Living Kidney Donor

A living kidney donor is someone who voluntarily donates their kidney to someone who needs a new kidney.

A person only needs one kidney to survive. For patients who need a new kidney, finding a living donor who is willing to donate one of their kidneys is a great option.

Almost anyone can receive a living donor kidney. You just need to be compatible with the donor.

Successful living kidney transplants often come from family members but increasingly come from unrelated donors such as spouses, friends or even complete strangers.

Benefits of Living Kidney Donation

There are many benefits to receiving a living donor kidney.

Living donor kidney transplantation is the single best option for the treatment of kidney failure.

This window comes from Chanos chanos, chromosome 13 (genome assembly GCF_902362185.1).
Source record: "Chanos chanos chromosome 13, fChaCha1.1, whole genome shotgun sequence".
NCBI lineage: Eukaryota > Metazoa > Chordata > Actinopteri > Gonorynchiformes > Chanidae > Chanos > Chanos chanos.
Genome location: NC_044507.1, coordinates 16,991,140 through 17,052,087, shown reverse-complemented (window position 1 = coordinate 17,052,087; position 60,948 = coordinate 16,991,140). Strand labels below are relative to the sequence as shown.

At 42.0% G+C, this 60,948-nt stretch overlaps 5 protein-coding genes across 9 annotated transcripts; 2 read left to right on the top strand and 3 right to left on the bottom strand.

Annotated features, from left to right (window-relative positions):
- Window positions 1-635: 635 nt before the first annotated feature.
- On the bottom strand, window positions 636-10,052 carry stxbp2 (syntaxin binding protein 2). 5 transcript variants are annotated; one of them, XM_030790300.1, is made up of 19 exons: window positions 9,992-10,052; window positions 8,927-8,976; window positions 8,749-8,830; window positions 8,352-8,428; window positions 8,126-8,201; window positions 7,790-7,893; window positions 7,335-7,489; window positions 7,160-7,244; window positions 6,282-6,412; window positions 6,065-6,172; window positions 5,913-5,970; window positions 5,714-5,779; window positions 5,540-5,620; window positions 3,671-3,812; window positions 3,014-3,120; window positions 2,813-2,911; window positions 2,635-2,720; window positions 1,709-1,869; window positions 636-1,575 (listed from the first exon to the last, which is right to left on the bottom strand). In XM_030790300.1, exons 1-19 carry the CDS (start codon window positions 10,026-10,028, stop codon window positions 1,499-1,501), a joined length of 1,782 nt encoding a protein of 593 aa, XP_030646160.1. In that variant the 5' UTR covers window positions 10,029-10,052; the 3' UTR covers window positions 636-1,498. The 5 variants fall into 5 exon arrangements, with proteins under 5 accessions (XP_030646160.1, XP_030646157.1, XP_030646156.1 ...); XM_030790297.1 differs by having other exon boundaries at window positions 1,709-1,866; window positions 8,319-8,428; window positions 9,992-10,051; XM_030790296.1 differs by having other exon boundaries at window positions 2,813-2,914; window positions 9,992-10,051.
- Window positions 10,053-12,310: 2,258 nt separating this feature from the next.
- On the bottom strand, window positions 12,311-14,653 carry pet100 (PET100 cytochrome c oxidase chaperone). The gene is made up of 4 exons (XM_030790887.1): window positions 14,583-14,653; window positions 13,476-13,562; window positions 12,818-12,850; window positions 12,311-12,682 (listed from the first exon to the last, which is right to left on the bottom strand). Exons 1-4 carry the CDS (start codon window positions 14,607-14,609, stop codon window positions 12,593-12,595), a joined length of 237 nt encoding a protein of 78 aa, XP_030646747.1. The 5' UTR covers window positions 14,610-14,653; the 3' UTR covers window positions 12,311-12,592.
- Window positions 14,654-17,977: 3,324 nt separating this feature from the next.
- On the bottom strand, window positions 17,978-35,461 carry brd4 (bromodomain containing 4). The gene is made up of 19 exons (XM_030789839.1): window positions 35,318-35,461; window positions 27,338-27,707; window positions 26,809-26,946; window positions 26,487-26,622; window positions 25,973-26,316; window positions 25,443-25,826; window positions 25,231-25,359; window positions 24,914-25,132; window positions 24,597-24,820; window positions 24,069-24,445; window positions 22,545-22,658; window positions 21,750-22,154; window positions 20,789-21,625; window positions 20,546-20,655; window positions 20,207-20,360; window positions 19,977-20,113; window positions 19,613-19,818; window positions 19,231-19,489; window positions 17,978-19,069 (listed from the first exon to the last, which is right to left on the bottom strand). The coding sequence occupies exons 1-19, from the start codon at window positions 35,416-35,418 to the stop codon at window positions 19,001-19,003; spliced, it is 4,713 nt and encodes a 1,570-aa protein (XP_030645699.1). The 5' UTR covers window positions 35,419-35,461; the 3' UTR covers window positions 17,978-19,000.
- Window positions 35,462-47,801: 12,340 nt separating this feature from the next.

One option for individuals with advanced kidney failure but who are not yet on dialysis is called a pre-emptive transplant. This is where the recipient can receive a living donor kidney before they have to start dialysis.

Living donor transplants can be planned ahead of time, allowing for preparations for the recipient to be in the best state of health possible prior to transplant. The donor and recipient can agree on a date that accommodates their schedule best and they can prepare for the upcoming surgery.

Most importantly, a living donor kidney usually works immediately and lasts longer with better kidney function than deceased donor kidneys. This allows the recipient to feel better and have a higher quality of life. On average a living donor kidney can last as long as 15-20 years as compared to 8-12 years with deceased donor kidneys.